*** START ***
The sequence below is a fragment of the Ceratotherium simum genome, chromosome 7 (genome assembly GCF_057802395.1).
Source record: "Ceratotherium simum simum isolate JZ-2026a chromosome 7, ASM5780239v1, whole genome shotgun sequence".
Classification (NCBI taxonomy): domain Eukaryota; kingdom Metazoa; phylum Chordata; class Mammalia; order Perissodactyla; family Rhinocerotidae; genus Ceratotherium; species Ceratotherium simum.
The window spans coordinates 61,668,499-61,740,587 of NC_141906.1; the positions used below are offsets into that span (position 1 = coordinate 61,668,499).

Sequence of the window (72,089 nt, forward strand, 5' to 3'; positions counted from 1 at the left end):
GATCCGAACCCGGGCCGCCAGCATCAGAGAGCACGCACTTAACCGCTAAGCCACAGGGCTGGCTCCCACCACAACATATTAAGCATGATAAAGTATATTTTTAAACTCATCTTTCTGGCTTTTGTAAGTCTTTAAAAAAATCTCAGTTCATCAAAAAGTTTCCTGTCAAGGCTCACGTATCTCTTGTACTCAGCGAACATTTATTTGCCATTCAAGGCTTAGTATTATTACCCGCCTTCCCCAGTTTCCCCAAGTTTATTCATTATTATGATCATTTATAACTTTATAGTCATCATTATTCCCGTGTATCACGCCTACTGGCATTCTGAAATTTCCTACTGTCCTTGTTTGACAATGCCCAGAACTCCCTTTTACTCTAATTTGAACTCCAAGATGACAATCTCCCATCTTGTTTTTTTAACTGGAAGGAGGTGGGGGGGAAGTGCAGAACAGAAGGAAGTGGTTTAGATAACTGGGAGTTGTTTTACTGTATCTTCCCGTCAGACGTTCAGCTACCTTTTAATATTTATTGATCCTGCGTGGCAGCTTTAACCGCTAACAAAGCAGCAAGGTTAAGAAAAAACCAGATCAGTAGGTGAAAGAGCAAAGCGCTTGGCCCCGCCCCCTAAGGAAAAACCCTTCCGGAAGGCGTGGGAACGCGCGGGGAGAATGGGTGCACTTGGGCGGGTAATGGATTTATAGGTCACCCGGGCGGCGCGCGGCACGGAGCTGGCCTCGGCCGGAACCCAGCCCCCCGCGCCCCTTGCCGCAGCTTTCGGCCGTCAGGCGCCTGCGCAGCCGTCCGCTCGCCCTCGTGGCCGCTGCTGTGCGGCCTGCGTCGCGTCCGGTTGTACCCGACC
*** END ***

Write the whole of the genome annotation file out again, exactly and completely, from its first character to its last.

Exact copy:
The sequence below is a fragment of the Ceratotherium simum genome, chromosome 7 (genome assembly GCF_057802395.1).
Source record: "Ceratotherium simum simum isolate JZ-2026a chromosome 7, ASM5780239v1, whole genome shotgun sequence".
Classification (NCBI taxonomy): domain Eukaryota; kingdom Metazoa; phylum Chordata; class Mammalia; order Perissodactyla; family Rhinocerotidae; genus Ceratotherium; species Ceratotherium simum.
The window spans coordinates 61,668,499-61,740,587 of NC_141906.1; the positions used below are offsets into that span (position 1 = coordinate 61,668,499).

Sequence of the window (72,089 nt, forward strand, 5' to 3'; positions counted from 1 at the left end):
GATCCGAACCCGGGCCGCCAGCATCAGAGAGCACGCACTTAACCGCTAAGCCACAGGGCTGGCTCCCACCACAACATATTAAGCATGATAAAGTATATTTTTAAACTCATCTTTCTGGCTTTTGTAAGTCTTTAAAAAAATCTCAGTTCATCAAAAAGTTTCCTGTCAAGGCTCACGTATCTCTTGTACTCAGCGAACATTTATTTGCCATTCAAGGCTTAGTATTATTACCCGCCTTCCCCAGTTTCCCCAAGTTTATTCATTATTATGATCATTTATAACTTTATAGTCATCATTATTCCCGTGTATCACGCCTACTGGCATTCTGAAATTTCCTACTGTCCTTGTTTGACAATGCCCAGAACTCCCTTTTACTCTAATTTGAACTCCAAGATGACAATCTCCCATCTTGTTTTTTTAACTGGAAGGAGGTGGGGGGGAAGTGCAGAACAGAAGGAAGTGGTTTAGATAACTGGGAGTTGTTTTACTGTATCTTCCCGTCAGACGTTCAGCTACCTTTTAATATTTATTGATCCTGCGTGGCAGCTTTAACCGCTAACAAAGCAGCAAGGTTAAGAAAAAACCAGATCAGTAGGTGAAAGAGCAAAGCGCTTGGCCCCGCCCCCTAAGGAAAAACCCTTCCGGAAGGCGTGGGAACGCGCGGGGAGAATGGGTGCACTTGGGCGGGTAATGGATTTATAGGTCACCCGGGCGGCGCGCGGCACGGAGCTGGCCTCGGCCGGAACCCAGCCCCCCGCGCCCCTTGCCGCAGCTTTCGGCCGTCAGGCGCCTGCGCAGCCGTCCGCTCGCCCTCGTGGCCGCTGCTGTGCGGCCTGCGTCGCGTCCGGTTGTACCCGACC